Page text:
Whin - win
Whin and win form one of the sets of homophones listed by the then Poet Laureate Robert Bridges.
(For more, see Bridges homophones). AWE has a category listing our articles on each of these. This is one of many of the homophones listed in category:Bridges II which are homophonous in some accents, such as Received Pronunciation (as here), Bridges's 'Southern English', but others, such as Scots, distinguish clearly between wh- and w-.
- Whin is an English name, more common in Scots and other northern dialects it is probably of Scandinavian origin), for Ulex europæus, which is also known as gorse and furze, of which gorse may be the more common term in Standard English.
- OED lists a second whin, one that appears to be obsolescent: whin is a clipped form of whinstone, a name for various rocks including basalt, chert and dolerite , all noted for their hardness. 'Whin' was more common in Scotland than in England. Geologists still use the term, for example in the name of the Whin sill in northern England, a tabular layer of dolerite in north-east England which underlies the High Force waterfall in Teesdale, and provides firm foundations for much of Hadrian's Wall, and Bamburgh, Dunstanburgh and Lindisfarne Castles.
- The verb 'to win' means 'to be victorious', 'to defeat [someone or something]'; 'to take possession of', 'to capture'; 'to earn a reward'. In some dialects, there is a strong sense of achieving a successful gathering of the fruits of labour, as in 'winning a harvest home', 'winning coal [from a mine]' (archaically, it also meant 'to prepare a mine for the extraction of a mineral') and 'winning to [a place]', meaning 'arriving at it' ('to win home' ~ to succeed [against difficulty] in returning home'). In general terms it is the opposite of 'to lose', and sometimes it is synonymous with 'to gain', with which there is an etymological connection.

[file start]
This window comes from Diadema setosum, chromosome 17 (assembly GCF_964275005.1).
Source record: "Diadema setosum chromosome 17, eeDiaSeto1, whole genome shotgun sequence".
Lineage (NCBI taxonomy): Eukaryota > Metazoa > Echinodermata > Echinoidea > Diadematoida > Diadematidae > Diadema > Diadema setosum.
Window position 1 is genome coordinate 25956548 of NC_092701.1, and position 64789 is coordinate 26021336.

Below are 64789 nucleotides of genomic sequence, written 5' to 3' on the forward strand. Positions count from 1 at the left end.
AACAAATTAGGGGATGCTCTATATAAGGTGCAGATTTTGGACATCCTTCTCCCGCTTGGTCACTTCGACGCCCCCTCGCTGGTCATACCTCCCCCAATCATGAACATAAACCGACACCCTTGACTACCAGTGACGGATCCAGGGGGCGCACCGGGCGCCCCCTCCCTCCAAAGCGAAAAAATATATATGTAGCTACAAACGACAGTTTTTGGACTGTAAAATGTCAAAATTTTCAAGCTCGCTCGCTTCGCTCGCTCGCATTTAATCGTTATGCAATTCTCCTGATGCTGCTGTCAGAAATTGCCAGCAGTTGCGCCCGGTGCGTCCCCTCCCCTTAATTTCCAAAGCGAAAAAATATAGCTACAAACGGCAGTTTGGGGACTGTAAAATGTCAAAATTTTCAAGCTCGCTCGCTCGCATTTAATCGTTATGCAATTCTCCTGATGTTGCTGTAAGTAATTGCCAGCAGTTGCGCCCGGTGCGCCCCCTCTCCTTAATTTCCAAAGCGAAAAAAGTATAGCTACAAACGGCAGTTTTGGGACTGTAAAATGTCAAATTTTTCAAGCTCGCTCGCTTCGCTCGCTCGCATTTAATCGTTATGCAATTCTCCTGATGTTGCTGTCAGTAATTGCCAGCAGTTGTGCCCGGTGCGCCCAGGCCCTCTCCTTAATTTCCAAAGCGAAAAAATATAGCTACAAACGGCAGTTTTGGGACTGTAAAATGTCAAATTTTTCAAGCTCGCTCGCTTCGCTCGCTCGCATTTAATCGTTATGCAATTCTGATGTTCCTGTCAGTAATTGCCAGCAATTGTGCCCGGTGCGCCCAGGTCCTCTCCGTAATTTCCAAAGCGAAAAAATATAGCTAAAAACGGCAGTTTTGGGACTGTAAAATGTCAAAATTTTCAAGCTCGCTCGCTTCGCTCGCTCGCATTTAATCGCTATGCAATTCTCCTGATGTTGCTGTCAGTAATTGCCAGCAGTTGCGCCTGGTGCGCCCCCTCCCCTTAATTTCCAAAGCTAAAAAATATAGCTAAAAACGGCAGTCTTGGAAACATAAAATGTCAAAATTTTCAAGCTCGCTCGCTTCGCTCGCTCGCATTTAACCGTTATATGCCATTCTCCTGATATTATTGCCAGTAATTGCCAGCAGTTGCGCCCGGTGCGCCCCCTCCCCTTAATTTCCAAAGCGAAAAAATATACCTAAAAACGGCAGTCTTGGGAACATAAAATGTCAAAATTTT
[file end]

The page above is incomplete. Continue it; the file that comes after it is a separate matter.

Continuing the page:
- The noun 'a win' is used to mean 'a result [in a sporting contest] favourable to the competitor whom [we] favour'.
- OED also lists some obsolete verbs 'to win'. One is 'to dry crops, peat etc', and the other, being cognate with the obsolete 'to wone', is 'to reside [in a particular dwelling]', 'to live', 'to dwell'.
- Two obsolete adjectives win mean, first, 'pleasant', 'attractive', 'good to look at'; and, second (paradoxically), 'ill-gotten'.
- The obsolete nouns listed are 'strife', 'disagreement', 'dispute', 'conflict' (this sense has obviously contributed to some of the senses of the current verb); 'a delight', 'a pleasure', 'a joy' (related to the adjective above); and a rare slang word for 'a [n old] penny'.